Any non-profit manager will say their volunteers are the lifeblood of the organization. The varied skillset works to keep the lights on, the events successful, and everyone happy. Even in the most stressful of times, your volunteers are there to offer a helping hand. This is why they make fantastic brand ambassadors. They touch most, if not all, aspects of the organization and have a strong passion for what they do. Here’s how you can make the most out of your volunteers by turning them into brand ambassadors for your marketing department.
1. Let Your Team Run Your Social Media
Handing over the keys to your social media accounts is for most marketers, but can be rewarding in the right hands. The Tourism Bureau of Sweden created the “Curators of Sweden” campaign four years ago where a new citizen of the country manages the twitter account every week. While there have certainly been rough patches, the country has seen highlights like a sheep farmer snapping photos of his flock in the countryside and a marketing executive in Stockholm bragging about her office view.
Image via Twitter by @Sweden
Letting your volunteers take over Facebook, Twitter, and Instagram for a week lets people share what makes them proud to work with you. It also shows a unique perspective that few others get to see. If you’re an animal shelter, hand over the Instagram account and let your volunteer snap a photo of the dogs taking a walk in the morning, or a vet checking a puppy for fleas. These intimate moments paint a real picture of your community of volunteers.
Image via Instagram via Detroit Dog Rescue
2. Use Blog Posts about Volunteers to Aid Recruitment
If your volunteers feel like they’re overworked, or you just need a few extra hands to help for major events, consider reaching out to your current volunteer base to get their perspective on volunteering. Depending on your time and resources, you can schedule a live interview with them, send over some questions, or ask them to write something themselves from the heart. There are several different prompts you can send, each meant to provide insight into the non-profit:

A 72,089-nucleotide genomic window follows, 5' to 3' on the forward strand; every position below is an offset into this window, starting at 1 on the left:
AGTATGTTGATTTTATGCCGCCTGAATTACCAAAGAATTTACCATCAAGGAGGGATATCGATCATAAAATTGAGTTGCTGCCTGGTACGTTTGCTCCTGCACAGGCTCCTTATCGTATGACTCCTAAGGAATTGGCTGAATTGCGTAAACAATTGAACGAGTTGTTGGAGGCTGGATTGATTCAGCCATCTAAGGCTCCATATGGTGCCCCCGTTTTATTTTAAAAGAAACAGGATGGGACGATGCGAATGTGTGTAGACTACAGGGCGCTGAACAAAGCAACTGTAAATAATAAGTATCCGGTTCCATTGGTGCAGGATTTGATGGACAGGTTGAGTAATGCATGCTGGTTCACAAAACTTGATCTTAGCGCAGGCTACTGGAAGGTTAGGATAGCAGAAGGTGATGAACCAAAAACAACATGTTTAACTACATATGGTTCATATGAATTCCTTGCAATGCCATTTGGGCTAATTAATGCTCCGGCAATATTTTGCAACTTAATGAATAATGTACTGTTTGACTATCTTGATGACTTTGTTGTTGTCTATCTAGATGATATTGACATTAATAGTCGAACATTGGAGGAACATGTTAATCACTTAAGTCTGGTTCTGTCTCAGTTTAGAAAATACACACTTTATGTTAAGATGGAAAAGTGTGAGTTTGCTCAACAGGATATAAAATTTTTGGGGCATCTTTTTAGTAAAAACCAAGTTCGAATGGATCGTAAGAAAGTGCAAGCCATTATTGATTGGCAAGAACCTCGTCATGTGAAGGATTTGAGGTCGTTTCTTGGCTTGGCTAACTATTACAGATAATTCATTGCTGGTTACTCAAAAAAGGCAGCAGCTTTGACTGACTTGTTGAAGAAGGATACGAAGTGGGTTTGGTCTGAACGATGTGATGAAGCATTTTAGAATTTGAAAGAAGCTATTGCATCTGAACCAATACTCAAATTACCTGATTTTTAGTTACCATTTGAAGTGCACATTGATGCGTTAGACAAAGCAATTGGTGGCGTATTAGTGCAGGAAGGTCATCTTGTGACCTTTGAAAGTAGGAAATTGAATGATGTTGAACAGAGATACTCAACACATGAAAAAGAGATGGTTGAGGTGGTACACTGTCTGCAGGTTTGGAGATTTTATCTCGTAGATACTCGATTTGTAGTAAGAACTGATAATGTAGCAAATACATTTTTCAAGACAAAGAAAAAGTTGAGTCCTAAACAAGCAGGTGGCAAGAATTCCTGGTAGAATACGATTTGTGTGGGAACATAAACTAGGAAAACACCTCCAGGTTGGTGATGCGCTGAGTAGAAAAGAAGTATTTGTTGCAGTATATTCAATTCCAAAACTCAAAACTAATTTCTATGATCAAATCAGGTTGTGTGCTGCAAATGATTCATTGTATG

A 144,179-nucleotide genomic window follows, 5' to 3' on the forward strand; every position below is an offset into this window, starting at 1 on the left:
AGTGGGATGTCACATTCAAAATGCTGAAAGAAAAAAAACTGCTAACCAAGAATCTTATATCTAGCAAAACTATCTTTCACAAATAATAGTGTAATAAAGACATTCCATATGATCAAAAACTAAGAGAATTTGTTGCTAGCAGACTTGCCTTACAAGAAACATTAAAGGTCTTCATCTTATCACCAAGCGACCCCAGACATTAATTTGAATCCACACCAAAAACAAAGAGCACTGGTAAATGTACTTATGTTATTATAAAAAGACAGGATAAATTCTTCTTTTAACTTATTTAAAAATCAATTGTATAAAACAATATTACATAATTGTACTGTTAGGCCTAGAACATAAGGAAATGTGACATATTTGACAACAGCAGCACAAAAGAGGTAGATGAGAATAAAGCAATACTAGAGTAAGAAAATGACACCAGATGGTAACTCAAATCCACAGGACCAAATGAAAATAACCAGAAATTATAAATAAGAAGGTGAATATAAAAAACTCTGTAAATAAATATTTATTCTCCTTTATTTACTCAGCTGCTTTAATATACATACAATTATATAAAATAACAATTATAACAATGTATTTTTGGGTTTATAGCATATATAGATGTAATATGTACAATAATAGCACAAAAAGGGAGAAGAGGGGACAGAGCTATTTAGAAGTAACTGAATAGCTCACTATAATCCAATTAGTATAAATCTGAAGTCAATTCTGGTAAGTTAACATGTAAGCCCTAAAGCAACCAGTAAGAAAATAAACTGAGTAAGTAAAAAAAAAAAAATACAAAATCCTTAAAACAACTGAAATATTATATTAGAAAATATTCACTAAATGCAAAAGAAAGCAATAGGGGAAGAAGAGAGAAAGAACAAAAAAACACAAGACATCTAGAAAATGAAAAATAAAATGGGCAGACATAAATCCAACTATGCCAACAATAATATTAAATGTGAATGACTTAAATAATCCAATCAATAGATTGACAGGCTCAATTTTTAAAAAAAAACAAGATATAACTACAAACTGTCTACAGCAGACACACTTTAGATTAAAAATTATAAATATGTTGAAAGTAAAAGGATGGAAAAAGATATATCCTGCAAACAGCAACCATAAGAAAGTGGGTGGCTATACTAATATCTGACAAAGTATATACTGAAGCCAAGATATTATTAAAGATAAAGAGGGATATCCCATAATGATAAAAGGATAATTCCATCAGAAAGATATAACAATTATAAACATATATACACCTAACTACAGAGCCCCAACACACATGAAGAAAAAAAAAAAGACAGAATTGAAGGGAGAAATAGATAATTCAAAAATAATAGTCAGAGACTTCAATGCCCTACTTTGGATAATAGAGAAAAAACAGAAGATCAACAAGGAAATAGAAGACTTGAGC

- What made you start volunteering here?
- What do you like best about volunteering?
- What have you learned since you started volunteering here?
- What does a typical day look like volunteering?
- How have you changed since you started volunteering?
For example, Carolyn Crank shared a story about becoming a hospice volunteer and then patient. Her perspective puts a unique view on what it’s like taking on the role of a caretaker:
“Every time you enter a new patient’s home, think about what an honor it is for a burdened caregiver to entrust a volunteer to take their place, be it for a trip to the grocery store or lunch with friends. We volunteers are the ‘cavalry’ that hospice sends off to provide respite for a person who can’t abdicate their responsibilities lightly.”
That paragraph alone creates an emotional connection with the reader while providing information on the types of roles needed at the hospice center. This tells audiences they don’t necessarily need a medical background to run to the grocery store or just sit with someone for a few hours. It’s the perfect combination when recruiting new hands.
3. Create Multi-Use Video Testimonials
Along with blog posts, video testimonials are a fun way to engage volunteers and turn them into brand ambassadors. Create a time-lapse video with your smartphone of your greeter smiling at hundreds of visitors throughout the day, or ask your ushers to show you their favorite sears in the house. If your volunteers are nervous about being on camera, grab a few of them and film a discussion where you’re just a couple people talking about what volunteering is like.
For example, this accidental video by Greenpeace USA of a Marmot licking a GoPro has more than 2.3 million views. You really don’t have a create a complex plot with expensive materials to send a fantastic message with video.
Not only can these be used for social media content, you can also show it during end of the year events, send it to donors, and use pieces of it for TV promotion. Plus, working with you to create video content is a stress-free media training environment for your team. If the local news ever calls for an interview, you’ll have volunteers who can speak comfortably on camera.
Your volunteers are probably already talking about why they like working with you and what their jobs are like — you’re just not catching it for Facebook, Youtube, and the blog. By tapping into this resource, you’re harnessing a ton of unique content and reducing the burden to your team, which is a win for everyone.
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